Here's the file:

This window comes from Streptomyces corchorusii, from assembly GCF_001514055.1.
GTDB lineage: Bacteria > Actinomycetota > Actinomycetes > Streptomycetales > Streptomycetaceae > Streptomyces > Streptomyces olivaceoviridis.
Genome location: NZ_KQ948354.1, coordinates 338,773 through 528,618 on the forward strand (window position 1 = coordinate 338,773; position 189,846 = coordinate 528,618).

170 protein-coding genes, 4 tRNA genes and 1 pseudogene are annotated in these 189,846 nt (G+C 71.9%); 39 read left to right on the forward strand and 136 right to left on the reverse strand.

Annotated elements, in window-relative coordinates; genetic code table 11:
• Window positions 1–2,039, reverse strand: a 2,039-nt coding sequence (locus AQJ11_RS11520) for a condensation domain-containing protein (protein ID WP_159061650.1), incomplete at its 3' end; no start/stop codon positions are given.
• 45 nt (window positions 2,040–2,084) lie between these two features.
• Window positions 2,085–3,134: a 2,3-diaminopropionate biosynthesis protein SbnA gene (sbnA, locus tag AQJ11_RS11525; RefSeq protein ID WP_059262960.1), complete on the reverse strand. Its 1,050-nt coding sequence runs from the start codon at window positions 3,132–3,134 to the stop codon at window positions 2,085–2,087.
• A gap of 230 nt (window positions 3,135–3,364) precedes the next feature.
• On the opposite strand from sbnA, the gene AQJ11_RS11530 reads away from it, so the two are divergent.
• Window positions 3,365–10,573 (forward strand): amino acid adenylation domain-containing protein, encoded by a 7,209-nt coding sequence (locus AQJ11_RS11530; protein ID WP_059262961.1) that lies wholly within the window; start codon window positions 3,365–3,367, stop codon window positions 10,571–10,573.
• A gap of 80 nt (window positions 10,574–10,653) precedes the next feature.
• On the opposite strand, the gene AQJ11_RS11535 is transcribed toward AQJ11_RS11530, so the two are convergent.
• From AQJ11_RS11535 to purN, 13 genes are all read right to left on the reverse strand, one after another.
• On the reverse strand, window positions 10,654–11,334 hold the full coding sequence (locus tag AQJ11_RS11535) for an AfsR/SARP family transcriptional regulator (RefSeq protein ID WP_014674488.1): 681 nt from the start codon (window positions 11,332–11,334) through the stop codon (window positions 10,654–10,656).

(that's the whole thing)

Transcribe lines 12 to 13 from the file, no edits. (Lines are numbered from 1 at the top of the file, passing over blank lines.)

• A gap of 80 nt (window positions 10,574–10,653) precedes the next feature.
• On the opposite strand, the gene AQJ11_RS11535 is transcribed toward AQJ11_RS11530, so the two are convergent.